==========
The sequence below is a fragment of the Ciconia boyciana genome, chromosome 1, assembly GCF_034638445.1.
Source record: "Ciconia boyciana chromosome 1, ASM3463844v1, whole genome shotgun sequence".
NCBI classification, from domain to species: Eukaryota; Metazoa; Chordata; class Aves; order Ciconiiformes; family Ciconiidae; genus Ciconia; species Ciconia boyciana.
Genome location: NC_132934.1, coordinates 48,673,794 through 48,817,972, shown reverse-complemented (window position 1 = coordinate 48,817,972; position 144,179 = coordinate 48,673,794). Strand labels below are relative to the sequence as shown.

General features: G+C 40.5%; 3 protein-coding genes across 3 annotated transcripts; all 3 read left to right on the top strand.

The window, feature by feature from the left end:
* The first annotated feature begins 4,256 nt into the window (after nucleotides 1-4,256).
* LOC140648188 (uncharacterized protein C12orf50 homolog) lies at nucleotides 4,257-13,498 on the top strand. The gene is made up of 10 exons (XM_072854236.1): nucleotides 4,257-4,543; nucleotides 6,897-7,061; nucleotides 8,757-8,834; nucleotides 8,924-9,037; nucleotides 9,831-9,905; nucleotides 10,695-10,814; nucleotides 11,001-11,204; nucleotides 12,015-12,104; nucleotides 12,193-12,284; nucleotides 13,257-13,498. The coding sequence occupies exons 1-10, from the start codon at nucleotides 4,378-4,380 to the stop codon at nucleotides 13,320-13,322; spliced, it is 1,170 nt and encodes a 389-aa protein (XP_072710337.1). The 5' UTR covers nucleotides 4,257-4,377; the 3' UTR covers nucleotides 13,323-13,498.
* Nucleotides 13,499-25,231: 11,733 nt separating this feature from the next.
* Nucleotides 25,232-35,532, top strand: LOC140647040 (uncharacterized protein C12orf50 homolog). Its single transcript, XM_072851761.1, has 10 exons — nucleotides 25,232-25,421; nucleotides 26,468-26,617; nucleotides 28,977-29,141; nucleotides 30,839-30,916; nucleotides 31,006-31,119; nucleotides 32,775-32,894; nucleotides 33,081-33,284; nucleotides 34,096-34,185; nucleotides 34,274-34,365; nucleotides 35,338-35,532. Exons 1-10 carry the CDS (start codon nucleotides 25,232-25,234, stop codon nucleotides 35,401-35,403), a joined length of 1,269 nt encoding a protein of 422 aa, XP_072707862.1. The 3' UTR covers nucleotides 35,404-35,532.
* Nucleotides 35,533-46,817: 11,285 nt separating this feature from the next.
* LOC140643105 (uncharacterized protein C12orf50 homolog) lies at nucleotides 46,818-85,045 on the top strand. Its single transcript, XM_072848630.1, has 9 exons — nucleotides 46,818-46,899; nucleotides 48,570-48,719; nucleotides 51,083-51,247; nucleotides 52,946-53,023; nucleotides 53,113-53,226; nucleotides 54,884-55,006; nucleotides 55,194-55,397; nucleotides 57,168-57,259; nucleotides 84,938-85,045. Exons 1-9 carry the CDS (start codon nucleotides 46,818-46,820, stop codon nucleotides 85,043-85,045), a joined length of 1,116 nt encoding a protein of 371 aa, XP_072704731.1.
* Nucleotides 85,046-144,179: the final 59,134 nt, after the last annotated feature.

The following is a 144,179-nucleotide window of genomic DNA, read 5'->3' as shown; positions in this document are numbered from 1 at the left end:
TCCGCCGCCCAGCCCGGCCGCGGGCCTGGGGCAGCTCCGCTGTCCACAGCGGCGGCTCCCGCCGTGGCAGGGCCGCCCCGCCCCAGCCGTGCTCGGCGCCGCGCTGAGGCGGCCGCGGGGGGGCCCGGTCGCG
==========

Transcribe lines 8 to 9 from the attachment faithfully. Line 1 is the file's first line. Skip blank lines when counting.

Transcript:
* LOC140648188 (uncharacterized protein C12orf50 homolog) lies at nucleotides 4,257-13,498 on the top strand. The gene is made up of 10 exons (XM_072854236.1): nucleotides 4,257-4,543; nucleotides 6,897-7,061; nucleotides 8,757-8,834; nucleotides 8,924-9,037; nucleotides 9,831-9,905; nucleotides 10,695-10,814; nucleotides 11,001-11,204; nucleotides 12,015-12,104; nucleotides 12,193-12,284; nucleotides 13,257-13,498. The coding sequence occupies exons 1-10, from the start codon at nucleotides 4,378-4,380 to the stop codon at nucleotides 13,320-13,322; spliced, it is 1,170 nt and encodes a 389-aa protein (XP_072710337.1). The 5' UTR covers nucleotides 4,257-4,377; the 3' UTR covers nucleotides 13,323-13,498.
* Nucleotides 13,499-25,231: 11,733 nt separating this feature from the next.